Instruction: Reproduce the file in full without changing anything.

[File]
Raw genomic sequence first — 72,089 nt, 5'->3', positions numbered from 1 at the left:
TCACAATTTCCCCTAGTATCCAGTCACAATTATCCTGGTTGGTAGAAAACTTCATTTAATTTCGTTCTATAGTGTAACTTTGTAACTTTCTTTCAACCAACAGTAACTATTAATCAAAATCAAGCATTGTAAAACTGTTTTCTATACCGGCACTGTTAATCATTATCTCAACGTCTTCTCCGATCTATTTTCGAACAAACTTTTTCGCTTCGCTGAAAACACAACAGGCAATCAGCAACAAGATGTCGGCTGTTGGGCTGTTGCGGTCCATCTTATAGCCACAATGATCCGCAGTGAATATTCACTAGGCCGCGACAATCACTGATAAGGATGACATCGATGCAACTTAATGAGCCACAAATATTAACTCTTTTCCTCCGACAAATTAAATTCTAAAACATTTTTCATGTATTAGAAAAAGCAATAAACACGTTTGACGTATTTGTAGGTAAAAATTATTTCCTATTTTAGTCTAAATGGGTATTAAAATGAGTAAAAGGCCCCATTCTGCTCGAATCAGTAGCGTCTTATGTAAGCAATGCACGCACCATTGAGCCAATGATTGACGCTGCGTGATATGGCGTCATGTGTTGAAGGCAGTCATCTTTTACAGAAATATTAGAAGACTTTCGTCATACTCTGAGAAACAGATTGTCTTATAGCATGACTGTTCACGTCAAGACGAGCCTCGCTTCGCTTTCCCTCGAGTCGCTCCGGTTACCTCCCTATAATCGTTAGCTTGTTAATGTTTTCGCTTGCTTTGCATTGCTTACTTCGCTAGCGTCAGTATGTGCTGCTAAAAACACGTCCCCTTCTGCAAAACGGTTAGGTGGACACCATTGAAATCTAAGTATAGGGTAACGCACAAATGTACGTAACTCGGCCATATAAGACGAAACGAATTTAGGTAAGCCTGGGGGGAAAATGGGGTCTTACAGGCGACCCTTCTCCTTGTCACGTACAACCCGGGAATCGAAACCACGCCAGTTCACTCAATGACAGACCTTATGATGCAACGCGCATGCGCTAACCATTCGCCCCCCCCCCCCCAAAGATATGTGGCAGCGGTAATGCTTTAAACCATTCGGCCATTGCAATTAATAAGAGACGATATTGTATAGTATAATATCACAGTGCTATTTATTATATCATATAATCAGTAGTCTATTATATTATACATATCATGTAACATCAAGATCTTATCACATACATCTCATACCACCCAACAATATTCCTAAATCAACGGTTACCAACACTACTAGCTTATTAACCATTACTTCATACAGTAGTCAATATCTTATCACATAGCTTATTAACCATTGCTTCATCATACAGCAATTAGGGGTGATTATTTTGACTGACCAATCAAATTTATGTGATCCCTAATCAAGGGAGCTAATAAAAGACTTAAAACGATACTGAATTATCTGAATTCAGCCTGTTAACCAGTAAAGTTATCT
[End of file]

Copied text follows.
Raw genomic sequence first — 72,089 nt, 5'->3', positions numbered from 1 at the left:
TCACAATTTCCCCTAGTATCCAGTCACAATTATCCTGGTTGGTAGAAAACTTCATTTAATTTCGTTCTATAGTGTAACTTTGTAACTTTCTTTCAACCAACAGTAACTATTAATCAAAATCAAGCATTGTAAAACTGTTTTCTATACCGGCACTGTTAATCATTATCTCAACGTCTTCTCCGATCTATTTTCGAACAAACTTTTTCGCTTCGCTGAAAACACAACAGGCAATCAGCAACAAGATGTCGGCTGTTGGGCTGTTGCGGTCCATCTTATAGCCACAATGATCCGCAGTGAATATTCACTAGGCCGCGACAATCACTGATAAGGATGACATCGATGCAACTTAATGAGCCACAAATATTAACTCTTTTCCTCCGACAAATTAAATTCTAAAACATTTTTCATGTATTAGAAAAAGCAATAAACACGTTTGACGTATTTGTAGGTAAAAATTATTTCCTATTTTAGTCTAAATGGGTATTAAAATGAGTAAAAGGCCCCATTCTGCTCGAATCAGTAGCGTCTTATGTAAGCAATGCACGCACCATTGAGCCAATGATTGACGCTGCGTGATATGGCGTCATGTGTTGAAGGCAGTCATCTTTTACAGAAATATTAGAAGACTTTCGTCATACTCTGAGAAACAGATTGTCTTATAGCATGACTGTTCACGTCAAGACGAGCCTCGCTTCGCTTTCCCTCGAGTCGCTCCGGTTACCTCCCTATAATCGTTAGCTTGTTAATGTTTTCGCTTGCTTTGCATTGCTTACTTCGCTAGCGTCAGTATGTGCTGCTAAAAACACGTCCCCTTCTGCAAAACGGTTAGGTGGACACCATTGAAATCTAAGTATAGGGTAACGCACAAATGTACGTAACTCGGCCATATAAGACGAAACGAATTTAGGTAAGCCTGGGGGGAAAATGGGGTCTTACAGGCGACCCTTCTCCTTGTCACGTACAACCCGGGAATCGAAACCACGCCAGTTCACTCAATGACAGACCTTATGATGCAACGCGCATGCGCTAACCATTCGCCCCCCCCCCCCCAAAGATATGTGGCAGCGGTAATGCTTTAAACCATTCGGCCATTGCAATTAATAAGAGACGATATTGTATAGTATAATATCACAGTGCTATTTATTATATCATATAATCAGTAGTCTATTATATTATACATATCATGTAACATCAAGATCTTATCACATACATCTCATACCACCCAACAATATTCCTAAATCAACGGTTACCAACACTACTAGCTTATTAACCATTACTTCATACAGTAGTCAATATCTTATCACATAGCTTATTAACCATTGCTTCATCATACAGCAATTAGGGGTGATTATTTTGACTGACCAATCAAATTTATGTGATCCCTAATCAAGGGAGCTAATAAAAGACTTAAAACGATACTGAATTATCTGAATTCAGCCTGTTAACCAGTAAAGTTATCT